Feminae: Medieval Women and Gender Index

5 Record(s) Found in our database

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1. Record Number: 11754
Author(s): Blanton, Virginia.
Title : Ely's St. Æthelthryth: The Shrine's Enclosure of the Female Body as Symbol for the Inviolability of Monastic Space [The author argues that the monks at Ely used hagiographies and historical accounts to present the saint and her monastery in as strong a position as possible. The monks identify with the holy female body, emphasizing that as Æthelthryth's body is intact so the lands and properties of the monastery must not be violently seized. After the Norman conquest, William sent Norman monks to Ely. They, however, also wanted to defend the house's privileges, and the writings took on a new image for the saint. She is a warrior woman (a virago or virile woman) who confronts those wrongly holding the monastery's properties. Title note supplied by Feminae.].
Source: Women's Space: Patronage, Place, and Gender in the Medieval Church.   Edited by Virginia Chieffo Raguin and Sarah Stanbury .   State University of New York Press, 2005.  Pages 47 - 73.
Year of Publication: 2005.

2. Record Number: 10457
Author(s): Blanton-Whetsell, Virginia.
Title : Tota integra, tota incorrupta: The Shrine of St. Aethelthryth as Symbol of Monastic Autonomy [The author examines the "Liber Eliensis," a Latin compilation of charters, deeds, and other documents chronicling the history of Saint Etheldreda, her shrine, and the male monastery on the island of Ely. Norman monks were introduced to Ely by William the Conqueror, but they identified with their protective saint against both royal and episcopal interests. Title note supplied by Feminae.].
Source: Journal of Medieval and Early Modern Studies (Full Text via Project Muse) 32, 2 (Spring 2002): 227-267. Link Info
Year of Publication: 2002.

3. Record Number: 5972
Author(s): McMillan, Kirsten.
Title : A Story of Conflicts: Marriage and Conquest in the "Gesta Regum Anglorum"
Source: Gender and Conflict in the Middle Ages. Gender and Medieval Studies Conference, York, January 5-7 2001. .  2001.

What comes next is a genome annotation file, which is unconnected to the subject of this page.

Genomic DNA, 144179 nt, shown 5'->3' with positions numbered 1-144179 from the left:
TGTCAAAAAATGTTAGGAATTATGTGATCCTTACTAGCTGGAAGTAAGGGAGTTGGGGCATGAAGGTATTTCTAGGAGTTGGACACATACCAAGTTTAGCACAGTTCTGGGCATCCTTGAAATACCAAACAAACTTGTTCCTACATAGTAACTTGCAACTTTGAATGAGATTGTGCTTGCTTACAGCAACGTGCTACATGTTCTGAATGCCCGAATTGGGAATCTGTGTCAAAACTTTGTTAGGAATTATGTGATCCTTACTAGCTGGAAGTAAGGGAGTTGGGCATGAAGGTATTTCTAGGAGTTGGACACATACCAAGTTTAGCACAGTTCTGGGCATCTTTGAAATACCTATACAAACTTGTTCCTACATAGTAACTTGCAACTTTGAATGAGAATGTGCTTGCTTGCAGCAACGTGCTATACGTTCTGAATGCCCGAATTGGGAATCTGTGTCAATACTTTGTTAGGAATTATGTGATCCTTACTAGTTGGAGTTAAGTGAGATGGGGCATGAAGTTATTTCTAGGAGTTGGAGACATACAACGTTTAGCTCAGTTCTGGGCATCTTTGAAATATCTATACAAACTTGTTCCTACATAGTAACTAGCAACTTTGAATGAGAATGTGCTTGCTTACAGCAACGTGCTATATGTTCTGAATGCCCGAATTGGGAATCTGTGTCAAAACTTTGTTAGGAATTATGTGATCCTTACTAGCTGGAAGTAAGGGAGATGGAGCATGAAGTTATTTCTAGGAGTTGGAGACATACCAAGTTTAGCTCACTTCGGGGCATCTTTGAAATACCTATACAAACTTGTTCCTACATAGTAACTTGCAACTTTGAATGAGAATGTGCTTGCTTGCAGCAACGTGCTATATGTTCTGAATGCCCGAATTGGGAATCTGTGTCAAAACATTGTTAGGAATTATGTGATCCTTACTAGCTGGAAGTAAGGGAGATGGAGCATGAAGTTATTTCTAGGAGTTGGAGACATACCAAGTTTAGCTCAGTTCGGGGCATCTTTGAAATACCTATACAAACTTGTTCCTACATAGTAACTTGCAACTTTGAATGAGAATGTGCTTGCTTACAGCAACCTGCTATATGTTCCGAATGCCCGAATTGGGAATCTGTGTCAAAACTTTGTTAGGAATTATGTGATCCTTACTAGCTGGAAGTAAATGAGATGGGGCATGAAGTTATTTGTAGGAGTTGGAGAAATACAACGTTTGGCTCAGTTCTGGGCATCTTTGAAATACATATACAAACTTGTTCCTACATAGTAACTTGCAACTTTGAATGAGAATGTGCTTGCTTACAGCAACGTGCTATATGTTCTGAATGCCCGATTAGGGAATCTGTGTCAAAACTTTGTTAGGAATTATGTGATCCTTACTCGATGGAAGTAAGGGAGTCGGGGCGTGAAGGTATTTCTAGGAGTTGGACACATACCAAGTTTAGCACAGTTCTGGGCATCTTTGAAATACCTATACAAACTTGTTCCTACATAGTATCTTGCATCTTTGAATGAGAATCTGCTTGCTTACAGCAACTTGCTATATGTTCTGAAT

Year of Publication: 2001.

4. Record Number: 1569
Author(s): Stafford, Pauline
Title : Women and the Norman Conquest [argues against both an Anglo-Saxon golden age for women and the view of the Norman Conquest as a major turning point for noble women's status].
Source:   Edited by Lester K. Little and Barbara H. Rosenwein Transactions of the Royal Historical Society. Sixth Series , 4., ( 1994):  Pages 221 - 249. Later reprinted in Debating the Middle Ages: Issues and Readings. Edited by Lester K. Little and Barbara H. Rosenwein. Blackwell Publishers, 1998. Pages 254-263. Reprinted in Gender, Family and the Legitimation of Power: England from the Ninth to Early Tw
Year of Publication: 1994.

5. Record Number: 12751
Author(s): Leyser, Karl.
Title : The Anglo-Norman Succession 1120-1125 [When the son and heir of Henry I died in a shipwreck, Henry made his barons pledge allegiance to his daughter Matilda (wife of Henry V, Holy Roman Emperor) as his new heir, but Matilda faced great opposition from others who claimed the throne. Although they were ultimately unsuccessful, both Matilda and her husband actively waged numerous military and diplomatic campaigns attempting to secure Matilda’s succession to the throne. It is clear from the accounts of medieval historians like Orderic Vitalis that Henry V hoped to present Matilda as not only his claim to the Anglo-Norman territories but also as the future mother of a new emperor. Title note supplied by Feminae.].
Source: Anglo-Norman Studies , 8., ( 1990):  Pages 225 - 241.
Year of Publication: 1990.